A couple of months ago I found this book. “STRANGELY FAMILIAR” by Michal Chelbin. I hadn’t known of the photographer before but was immediately struck by the intensity of the portrait on the cover.

Michal Chelbin is a photographer from Israel, born in 1974. His work focuses on portraits of people, mostly artists and circus performers, many from Russia, many are teenagers in the transition from childhood to adult life.
“I try to create a seemingly private moment, one where they are not performing or on stage. The main themes in my work are not social or topical, but private and mythical;”

The book is a collection of very intense portraits, mostly in beautiful colors. What struck me was the intensity of the visual communication between photographer and the subjects. Very serious, very personal!

The book can be purchased here and is worth every Dollar spent!


Isn’t it fascinating how some images can take you into a totally different world? I attended a workshop with a number of fellow photographers in October and was overwhelmed by the variety of different approaches and styles.

The image being shown in the background was created by Michael Doerr, a photographer from Saarbruecken/Germany.

Alec Soth

October 28, 2008

During the past few months I have made book suggestions or shown videos portraying photographers that I like. Among them Richard Avedon, Sally Mann, Mary Ellen Mark and others.
The more I look at this I notice that there is a certain way of approach towards people that most if not all of these artists seem to share. Their images might be very different but they all show a direct interaction between the photographer and the subject. This is not about a “decisive moment”, capturing brief situations between people on the street… it is rather building up a personal relationship with the person then portraying this character in a setting that resembles this particular individual, the place etc.

Alec Soth is a contemporary photographer from Minneapolis, Minnesota and member of MAGNUM. In his approach and style he reminds me very much of William Eggleston and/or Joel Sternfeld. His images are well composed, in color, and almost surreal in their expression. The arrangements appear almost static, however, there is an intensity in the communication between the people portrayed and the camera that always leaves me fascinated, wanting to see more.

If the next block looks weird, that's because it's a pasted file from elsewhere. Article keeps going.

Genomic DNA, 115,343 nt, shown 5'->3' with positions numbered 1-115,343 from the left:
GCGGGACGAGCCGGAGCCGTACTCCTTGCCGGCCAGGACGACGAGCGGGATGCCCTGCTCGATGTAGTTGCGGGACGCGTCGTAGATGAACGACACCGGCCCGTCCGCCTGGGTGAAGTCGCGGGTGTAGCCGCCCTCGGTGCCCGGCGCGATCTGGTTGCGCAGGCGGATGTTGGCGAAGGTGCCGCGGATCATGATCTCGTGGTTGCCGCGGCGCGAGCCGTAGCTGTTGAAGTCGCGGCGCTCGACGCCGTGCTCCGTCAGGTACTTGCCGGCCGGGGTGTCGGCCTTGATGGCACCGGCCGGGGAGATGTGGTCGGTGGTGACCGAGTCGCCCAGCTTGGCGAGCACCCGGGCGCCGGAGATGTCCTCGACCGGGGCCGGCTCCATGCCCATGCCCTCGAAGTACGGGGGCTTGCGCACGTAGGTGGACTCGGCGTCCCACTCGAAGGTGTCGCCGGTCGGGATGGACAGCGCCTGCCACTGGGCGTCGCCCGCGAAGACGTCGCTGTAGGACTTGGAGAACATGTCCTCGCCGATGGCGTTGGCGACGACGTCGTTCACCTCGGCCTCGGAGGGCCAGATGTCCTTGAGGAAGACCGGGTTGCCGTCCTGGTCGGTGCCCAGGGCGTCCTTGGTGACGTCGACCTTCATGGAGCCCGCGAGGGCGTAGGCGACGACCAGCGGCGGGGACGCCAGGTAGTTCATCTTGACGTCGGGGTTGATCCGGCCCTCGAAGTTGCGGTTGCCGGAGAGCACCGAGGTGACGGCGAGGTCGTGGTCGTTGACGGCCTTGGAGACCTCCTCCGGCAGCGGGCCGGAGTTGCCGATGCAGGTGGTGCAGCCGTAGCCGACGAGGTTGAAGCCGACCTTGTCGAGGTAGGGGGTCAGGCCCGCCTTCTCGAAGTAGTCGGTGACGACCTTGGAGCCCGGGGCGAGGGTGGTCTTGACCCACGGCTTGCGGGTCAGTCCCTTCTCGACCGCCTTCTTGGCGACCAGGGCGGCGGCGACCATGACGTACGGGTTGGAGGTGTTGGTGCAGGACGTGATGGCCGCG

Check it out, he’s worth it!


Yesterday I found an advert on a German website: “Thomas Solecki is selling his Hasselblad 500CM. From now on he will only use his HOLGA for medium format film photography.”
FYI, a Hasselblad is an expensive medium format camera, THE classic of portrait photography. A HOLGA is a plastic camera from China that costs only a few dollars and has a hundred flaws like light leaks, out of focus images, vignetting, distortion etc etc etc… The images very much remind me of pinhole camera photographs. More HOLGA images you can see here.

THOMAS SOLECKI is a photographer from Germany’s western industrial region. He impressed me very much with his portraits of people from his hometwon BOCHUM, and with a series of HOLGA images from New York that was beautifully executed and presented.

So why would anyone exchange a superb tool like a Hasselblad for a camera that is famous for its technical flaws?
Maybe because imagery, i.e. art, is not about technical perfection but about imagination and expression. When Thomas spoke to us about his new York project he stated that he had intended to show New York in the way that he had imagined the city in his dreams. The HOLGA was the perfect choice for this. With its technical flaws it produced hazy images, full of bizarre light, colors, and distortions. Any “perfect tool” would not have been able to do that.

I am glad that there is still a considerably large community of photographers who do not follow the digital mainstream of seemingly technical perfect photography that too often only produce “more of the same” cliche. Images that we see every day on the covers of magazines: flat, boring exchangeable. I am glad that there is still some room for phantasy and individual creativity, in contrast to “picture control”, “photoshop” and other software that just takes every individuality out of our images.



October 22, 2008

At Singapore’s Far East Plaza Shopping Mall there is a small tattoo shop run by two of my wife’s old scuba diving buddies, “Chuck” and “Jaws”.
Jaws is a small sized, lean guy who looks like coming straight out of a Hong Kong gangster movie. Tattooed all over his body, he clearly stands out, even is this environment. He is quite a character, and I have seldom met someone with such a strong sense of confidence but also humbleness and humor.
Jaws is a friendly character, helpful (diving instructor) and generous. Talking to him, it becomes quite clear that he does not take crab from anyone, but at the same time he never seems to take himself too seriously. Besides, he’s a great tattoo artist.

Jaws got married last year and recently became father of a daughter.

My October Strip

October 20, 2008

For everyone who looks down on Children photographers…;-)

Shanghai Street

October 15, 2008

I spent five years in Shanghai/PRC, from 2003 – 2007. During that time, I worked on several projects to portrait what I saw and experienced.

What I particularly liked was to take my bulky Hasselblad 500CM and shoot street scenes. This one was taken in Xiangyang Park, former French Concession.